WASHINGTON – The U.S. Department of Energy’s (DOE) Clean Cities program is accepting proposals for transportation-related projects in the U.S. National Parks that use renewable and alternative fuels, electric technologies, and other projects that reduce petroleum use and air pollution.

This program is a result of a 5-year, $5 million annually, agreement between the DOE and the National Parks Service (NPS) to fund transportation projects that involve the use of fuel- and emissions-reductions technologies and programs. In this program, national parks will partner with nearby cities involved in the Clean Cities Coalition to jointly develop and implement different “green” vehicle programs.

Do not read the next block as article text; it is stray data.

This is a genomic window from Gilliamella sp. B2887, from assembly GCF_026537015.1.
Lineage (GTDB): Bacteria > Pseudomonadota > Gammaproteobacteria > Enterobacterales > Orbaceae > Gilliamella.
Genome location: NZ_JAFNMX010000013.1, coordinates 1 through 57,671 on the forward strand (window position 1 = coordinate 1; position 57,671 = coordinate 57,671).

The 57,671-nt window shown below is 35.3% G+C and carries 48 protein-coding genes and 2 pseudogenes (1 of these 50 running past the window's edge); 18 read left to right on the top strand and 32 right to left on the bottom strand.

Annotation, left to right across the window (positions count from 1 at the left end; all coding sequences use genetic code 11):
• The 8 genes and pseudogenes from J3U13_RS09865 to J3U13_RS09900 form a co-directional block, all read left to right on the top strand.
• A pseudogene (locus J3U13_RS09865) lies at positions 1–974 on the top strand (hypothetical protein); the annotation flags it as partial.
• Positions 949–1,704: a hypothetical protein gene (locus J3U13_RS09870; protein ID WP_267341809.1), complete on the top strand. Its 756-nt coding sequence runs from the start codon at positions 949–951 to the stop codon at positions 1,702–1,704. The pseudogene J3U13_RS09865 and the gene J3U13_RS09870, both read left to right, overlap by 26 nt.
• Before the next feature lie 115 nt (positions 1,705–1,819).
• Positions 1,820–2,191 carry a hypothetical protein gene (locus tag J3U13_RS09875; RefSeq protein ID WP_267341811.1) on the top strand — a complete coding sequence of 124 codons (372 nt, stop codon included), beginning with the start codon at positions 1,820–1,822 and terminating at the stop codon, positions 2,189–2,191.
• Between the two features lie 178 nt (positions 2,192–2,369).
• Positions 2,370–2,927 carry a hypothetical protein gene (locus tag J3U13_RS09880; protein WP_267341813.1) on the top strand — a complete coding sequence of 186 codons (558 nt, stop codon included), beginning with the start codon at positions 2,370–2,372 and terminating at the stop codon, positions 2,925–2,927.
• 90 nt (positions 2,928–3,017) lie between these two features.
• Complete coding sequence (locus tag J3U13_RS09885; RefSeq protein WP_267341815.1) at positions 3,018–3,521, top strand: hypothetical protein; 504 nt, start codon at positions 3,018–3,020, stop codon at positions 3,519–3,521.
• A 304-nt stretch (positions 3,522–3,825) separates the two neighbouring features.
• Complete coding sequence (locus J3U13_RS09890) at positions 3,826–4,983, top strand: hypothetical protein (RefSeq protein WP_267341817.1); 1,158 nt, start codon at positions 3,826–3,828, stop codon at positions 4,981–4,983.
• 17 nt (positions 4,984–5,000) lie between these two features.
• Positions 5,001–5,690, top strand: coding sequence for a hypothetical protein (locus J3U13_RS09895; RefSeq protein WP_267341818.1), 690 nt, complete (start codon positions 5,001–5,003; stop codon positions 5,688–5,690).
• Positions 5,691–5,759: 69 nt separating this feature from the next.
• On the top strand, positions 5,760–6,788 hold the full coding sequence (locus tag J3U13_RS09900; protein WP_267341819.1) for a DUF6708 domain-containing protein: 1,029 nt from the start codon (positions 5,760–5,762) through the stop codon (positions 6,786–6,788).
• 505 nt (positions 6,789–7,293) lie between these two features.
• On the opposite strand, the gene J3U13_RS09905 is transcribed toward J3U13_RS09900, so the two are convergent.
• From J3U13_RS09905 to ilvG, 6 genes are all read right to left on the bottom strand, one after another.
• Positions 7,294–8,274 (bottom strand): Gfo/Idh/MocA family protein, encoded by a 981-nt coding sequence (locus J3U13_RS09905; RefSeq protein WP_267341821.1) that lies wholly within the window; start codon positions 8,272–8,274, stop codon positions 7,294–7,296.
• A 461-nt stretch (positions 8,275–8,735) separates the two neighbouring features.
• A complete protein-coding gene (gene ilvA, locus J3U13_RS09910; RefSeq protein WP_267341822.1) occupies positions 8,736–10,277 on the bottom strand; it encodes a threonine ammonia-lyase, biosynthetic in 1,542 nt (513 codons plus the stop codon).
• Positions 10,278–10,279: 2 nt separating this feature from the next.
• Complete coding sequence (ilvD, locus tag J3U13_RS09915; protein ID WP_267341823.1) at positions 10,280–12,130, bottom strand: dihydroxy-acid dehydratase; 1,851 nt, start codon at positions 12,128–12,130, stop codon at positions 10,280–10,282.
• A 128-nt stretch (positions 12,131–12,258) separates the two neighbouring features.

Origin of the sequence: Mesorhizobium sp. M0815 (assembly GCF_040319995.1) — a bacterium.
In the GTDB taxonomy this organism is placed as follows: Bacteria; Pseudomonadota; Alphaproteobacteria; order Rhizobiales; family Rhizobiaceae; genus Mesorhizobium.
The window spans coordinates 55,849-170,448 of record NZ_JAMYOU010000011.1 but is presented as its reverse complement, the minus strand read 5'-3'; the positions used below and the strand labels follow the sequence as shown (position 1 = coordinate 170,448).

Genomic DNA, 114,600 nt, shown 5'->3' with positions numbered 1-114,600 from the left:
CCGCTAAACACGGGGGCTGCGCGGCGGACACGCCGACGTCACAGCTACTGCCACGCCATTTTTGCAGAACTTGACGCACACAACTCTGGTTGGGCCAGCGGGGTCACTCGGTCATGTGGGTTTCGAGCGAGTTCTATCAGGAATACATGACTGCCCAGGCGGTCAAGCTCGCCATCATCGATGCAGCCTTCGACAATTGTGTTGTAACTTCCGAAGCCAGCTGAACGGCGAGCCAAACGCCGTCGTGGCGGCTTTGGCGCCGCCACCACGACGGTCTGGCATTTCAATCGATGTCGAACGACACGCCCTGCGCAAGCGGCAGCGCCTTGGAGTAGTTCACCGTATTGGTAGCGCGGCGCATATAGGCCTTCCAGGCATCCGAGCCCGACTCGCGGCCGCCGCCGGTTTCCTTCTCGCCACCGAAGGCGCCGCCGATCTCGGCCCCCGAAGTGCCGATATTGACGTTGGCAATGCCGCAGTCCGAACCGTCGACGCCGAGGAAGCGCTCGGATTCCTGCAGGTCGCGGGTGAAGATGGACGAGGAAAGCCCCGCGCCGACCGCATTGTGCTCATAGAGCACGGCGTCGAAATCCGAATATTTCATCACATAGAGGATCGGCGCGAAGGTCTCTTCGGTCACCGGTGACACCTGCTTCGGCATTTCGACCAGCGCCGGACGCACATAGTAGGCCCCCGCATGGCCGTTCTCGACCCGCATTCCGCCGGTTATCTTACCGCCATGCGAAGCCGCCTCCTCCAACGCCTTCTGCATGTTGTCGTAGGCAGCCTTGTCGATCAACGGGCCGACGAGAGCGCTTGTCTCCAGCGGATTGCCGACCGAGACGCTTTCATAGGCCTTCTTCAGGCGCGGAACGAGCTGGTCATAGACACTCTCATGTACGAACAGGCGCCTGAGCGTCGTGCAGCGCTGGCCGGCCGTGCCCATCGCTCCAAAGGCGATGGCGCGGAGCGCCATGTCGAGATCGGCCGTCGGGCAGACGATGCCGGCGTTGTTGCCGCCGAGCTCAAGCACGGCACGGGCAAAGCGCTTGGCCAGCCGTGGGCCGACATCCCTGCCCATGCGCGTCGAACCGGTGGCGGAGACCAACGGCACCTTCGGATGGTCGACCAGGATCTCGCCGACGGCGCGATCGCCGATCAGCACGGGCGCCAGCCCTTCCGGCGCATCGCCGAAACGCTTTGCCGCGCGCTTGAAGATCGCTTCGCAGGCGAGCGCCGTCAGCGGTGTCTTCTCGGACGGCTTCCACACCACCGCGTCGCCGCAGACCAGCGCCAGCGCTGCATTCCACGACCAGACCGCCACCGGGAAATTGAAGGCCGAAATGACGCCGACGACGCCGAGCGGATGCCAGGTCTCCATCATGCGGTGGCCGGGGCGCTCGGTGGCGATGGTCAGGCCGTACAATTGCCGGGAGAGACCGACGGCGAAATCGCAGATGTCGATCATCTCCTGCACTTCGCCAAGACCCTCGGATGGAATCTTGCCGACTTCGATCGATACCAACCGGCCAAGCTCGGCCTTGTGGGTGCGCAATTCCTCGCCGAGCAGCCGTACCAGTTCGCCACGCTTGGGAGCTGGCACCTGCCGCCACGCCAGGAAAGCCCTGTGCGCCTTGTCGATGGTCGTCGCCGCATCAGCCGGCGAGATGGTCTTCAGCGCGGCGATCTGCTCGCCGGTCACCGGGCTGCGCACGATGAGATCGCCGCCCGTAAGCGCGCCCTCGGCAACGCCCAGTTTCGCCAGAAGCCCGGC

According to the Clean Cities website, National parks units and cities in the Clean Cities program can submit project ideas, but each park must work with one or more cities in the Clean Cities coalitions during project development. Initial submissions require a one-page proposal, with a more detailed proposal required if the National Renewable Energy Laboratory (NREL, the organization vetting the applications), chooses that proposal.

A number of national parks are already working with the Clean Cities Coalition to use alternative fuel vehicles. Zion National Park is working with Utah Clean Cities to implement anti-idling practices and add hybrids and EVs to the fleet. Great Smoky Mountains National Park powers more than 50 vehicles with biodiesel, and uses around a dozen hybrid EVs and neighborhood EVs in the park’s fleet.

For details about what types of proposals will be considered, visit the DOE’s Clean Cities website

The site also features proposals from successful national parks projects, such as Yellowstone, Grand Teton, and Mammoth Cave national parks.